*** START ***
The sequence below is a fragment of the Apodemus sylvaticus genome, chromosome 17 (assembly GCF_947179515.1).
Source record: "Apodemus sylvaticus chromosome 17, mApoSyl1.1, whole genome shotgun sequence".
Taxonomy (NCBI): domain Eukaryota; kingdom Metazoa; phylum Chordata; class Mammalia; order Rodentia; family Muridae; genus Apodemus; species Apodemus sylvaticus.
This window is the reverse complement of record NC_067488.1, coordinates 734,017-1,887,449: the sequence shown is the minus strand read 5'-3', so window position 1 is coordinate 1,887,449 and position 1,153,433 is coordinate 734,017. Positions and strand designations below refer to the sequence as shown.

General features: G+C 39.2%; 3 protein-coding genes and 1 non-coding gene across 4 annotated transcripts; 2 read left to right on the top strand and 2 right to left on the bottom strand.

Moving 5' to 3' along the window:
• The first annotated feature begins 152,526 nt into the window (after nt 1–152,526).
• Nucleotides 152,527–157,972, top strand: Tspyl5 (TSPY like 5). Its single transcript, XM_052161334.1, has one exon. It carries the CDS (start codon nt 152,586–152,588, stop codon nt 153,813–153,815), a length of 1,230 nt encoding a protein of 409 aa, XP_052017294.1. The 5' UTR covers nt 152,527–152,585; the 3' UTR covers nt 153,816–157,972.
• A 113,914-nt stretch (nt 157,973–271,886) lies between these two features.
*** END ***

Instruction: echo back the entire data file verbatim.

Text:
The sequence below is a fragment of the Apodemus sylvaticus genome, chromosome 17 (assembly GCF_947179515.1).
Source record: "Apodemus sylvaticus chromosome 17, mApoSyl1.1, whole genome shotgun sequence".
Taxonomy (NCBI): domain Eukaryota; kingdom Metazoa; phylum Chordata; class Mammalia; order Rodentia; family Muridae; genus Apodemus; species Apodemus sylvaticus.
This window is the reverse complement of record NC_067488.1, coordinates 734,017-1,887,449: the sequence shown is the minus strand read 5'-3', so window position 1 is coordinate 1,887,449 and position 1,153,433 is coordinate 734,017. Positions and strand designations below refer to the sequence as shown.

General features: G+C 39.2%; 3 protein-coding genes and 1 non-coding gene across 4 annotated transcripts; 2 read left to right on the top strand and 2 right to left on the bottom strand.

Moving 5' to 3' along the window:
• The first annotated feature begins 152,526 nt into the window (after nt 1–152,526).
• Nucleotides 152,527–157,972, top strand: Tspyl5 (TSPY like 5). Its single transcript, XM_052161334.1, has one exon. It carries the CDS (start codon nt 152,586–152,588, stop codon nt 153,813–153,815), a length of 1,230 nt encoding a protein of 409 aa, XP_052017294.1. The 5' UTR covers nt 152,527–152,585; the 3' UTR covers nt 153,816–157,972.
• A 113,914-nt stretch (nt 157,973–271,886) lies between these two features.